An interesting thought I had about this lesson, not only did the students have to persevere, but the teacher did as well. When she began the lesson before specials, the students resisted, they wanted to do long division the way they were comfortable doing, paper and pencil. The teacher could have easily given up the manipulative lesson and switched to solving the problems the way students are most comfortable with. Instead, the teacher did not give up, she persevered and thought of how she can better help the students use the manipulatives to solve the problem. Because she persevered, so did her students!

How do you help your students persevere in math?


Published in: Math, Math Practices on October 2, 2013 at12:36 pm Comments (1)

More adventures in CLOSE Reading

I LOVE when teachers let me come into their rooms and model lessons.  I recently visited more 2nd grade classrooms and four 3rd grade classrooms to model CLOSE Reading.  Every time I teach CLOSE reading, I learn more myself!  A big ah ha has been that CLOSE reading is really the way, in my opinion, to tie most of the Common Core ELA shifts together.  CLOSE reading has helped classroom teachers understand some of the shifts better.  They see the importance of text complexity, especially when we are asking students to do purposeful reading.  They are seeing what is looks like to see students grapple with text.  Teachers are starting to understand that text based responses are higher level questions.

The picture on the right shows a simple poster I use when I first introduce CLOSE reading to a class.

As teachers around the district become more familiar with CLOSE reading, some interesting conversations have come up in regards to DO WE OR DO WE NOT Build Background Knowledge before the students read when we are teaching a CLOSE reading?  I recently read an article in the Reading Teacher  I found this article very interesting and informative because they discussed this very topic.  They also discuss how CLOSE reading looks in the elementary setting. A team of Kindergarten through sixth grade teachers observed secondary teachers doing CLOSE reading.  The team then discussed how they could modify the CLOSE reading lessons and make them appropriate for the elementary school level.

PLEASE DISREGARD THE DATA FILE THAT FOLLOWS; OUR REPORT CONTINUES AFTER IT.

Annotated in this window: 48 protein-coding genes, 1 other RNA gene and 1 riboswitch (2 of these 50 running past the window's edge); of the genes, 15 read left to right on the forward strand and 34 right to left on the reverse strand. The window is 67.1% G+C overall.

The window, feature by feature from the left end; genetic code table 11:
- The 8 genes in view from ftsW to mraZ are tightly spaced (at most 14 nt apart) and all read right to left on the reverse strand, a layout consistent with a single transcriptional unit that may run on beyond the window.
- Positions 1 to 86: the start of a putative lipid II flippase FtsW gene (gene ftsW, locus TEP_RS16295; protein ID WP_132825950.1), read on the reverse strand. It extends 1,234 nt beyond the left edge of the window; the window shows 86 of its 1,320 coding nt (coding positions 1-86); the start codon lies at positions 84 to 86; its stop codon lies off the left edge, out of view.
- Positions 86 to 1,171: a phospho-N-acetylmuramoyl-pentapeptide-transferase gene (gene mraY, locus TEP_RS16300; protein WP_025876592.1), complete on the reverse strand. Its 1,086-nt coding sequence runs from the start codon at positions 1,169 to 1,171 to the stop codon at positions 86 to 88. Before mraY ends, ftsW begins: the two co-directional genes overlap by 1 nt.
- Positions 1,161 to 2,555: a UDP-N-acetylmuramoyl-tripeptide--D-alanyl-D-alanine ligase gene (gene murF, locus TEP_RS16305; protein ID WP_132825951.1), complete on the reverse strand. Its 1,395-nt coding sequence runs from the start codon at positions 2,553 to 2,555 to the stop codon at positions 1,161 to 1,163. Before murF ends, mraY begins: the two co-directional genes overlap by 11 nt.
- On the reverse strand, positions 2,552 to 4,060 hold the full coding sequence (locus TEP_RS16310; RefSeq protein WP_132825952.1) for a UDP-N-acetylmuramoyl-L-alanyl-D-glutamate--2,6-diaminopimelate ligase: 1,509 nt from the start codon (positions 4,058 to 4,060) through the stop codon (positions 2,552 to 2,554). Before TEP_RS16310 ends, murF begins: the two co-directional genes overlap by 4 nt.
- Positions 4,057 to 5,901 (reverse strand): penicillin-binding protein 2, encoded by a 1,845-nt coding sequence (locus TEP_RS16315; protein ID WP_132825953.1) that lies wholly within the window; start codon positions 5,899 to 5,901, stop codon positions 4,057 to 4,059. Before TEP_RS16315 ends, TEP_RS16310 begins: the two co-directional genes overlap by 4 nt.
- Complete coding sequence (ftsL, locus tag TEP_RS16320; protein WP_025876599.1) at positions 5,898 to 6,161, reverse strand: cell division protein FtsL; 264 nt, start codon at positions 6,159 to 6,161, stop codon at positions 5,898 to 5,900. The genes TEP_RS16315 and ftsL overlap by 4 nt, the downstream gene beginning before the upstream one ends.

As I continue developing my own CLOSE reading lessons I am pondering what CLOSE reading will look like in a kindergarten and first grade classroom.  If you have done CLOSE reading in a kindergarten or first grade classroom, I would love to hear your ideas!


Published in: CLOSE Reading, Text Complexity on March 4, 2013 at2:35 pm Comments (0)

CLOSE Reading

I recently had the opportunity to attend a one day training through ADE titled Close Reading In The Classroom.  I learned so much and was eager to put what I learned into action!  This week I had the opportunity to model a CLOSE Reading Lesson in 2nd grade.  The students and I worked on the story Dear Mr.
Blueberry by Simon James.  I think I learned as much as the 2nd graders did!  This was my first attempt at modeling CLOSE reading in the classroom.  One of the first things I learned is that students love the word Annotate!  We spent the first two days of the lesson annotating the text.  They annotated, discussed the text with a partner, watched me model how to annotate and then they annotated again!  On the third day of the lesson they learned about Text Dependent Answers.  A Big Lesson Learned for Mrs. Walker, the first time students do this takes a lot of time!  I had eight question prepared.  In a half hour we got through TWO! The fact that we only get through two questions is actually, in my opinion, AWESOME! The second question really required them to go back into the text and search for the answer. I cannot wait to model CLOSE Reading in the classroom again soon.  My next CLOSE Reading adventure will take place in a 1st grade classroom.  I will let you know how it goes!


Published in: CLOSE Reading on February 1, 2013 at9:49 am Comments (3)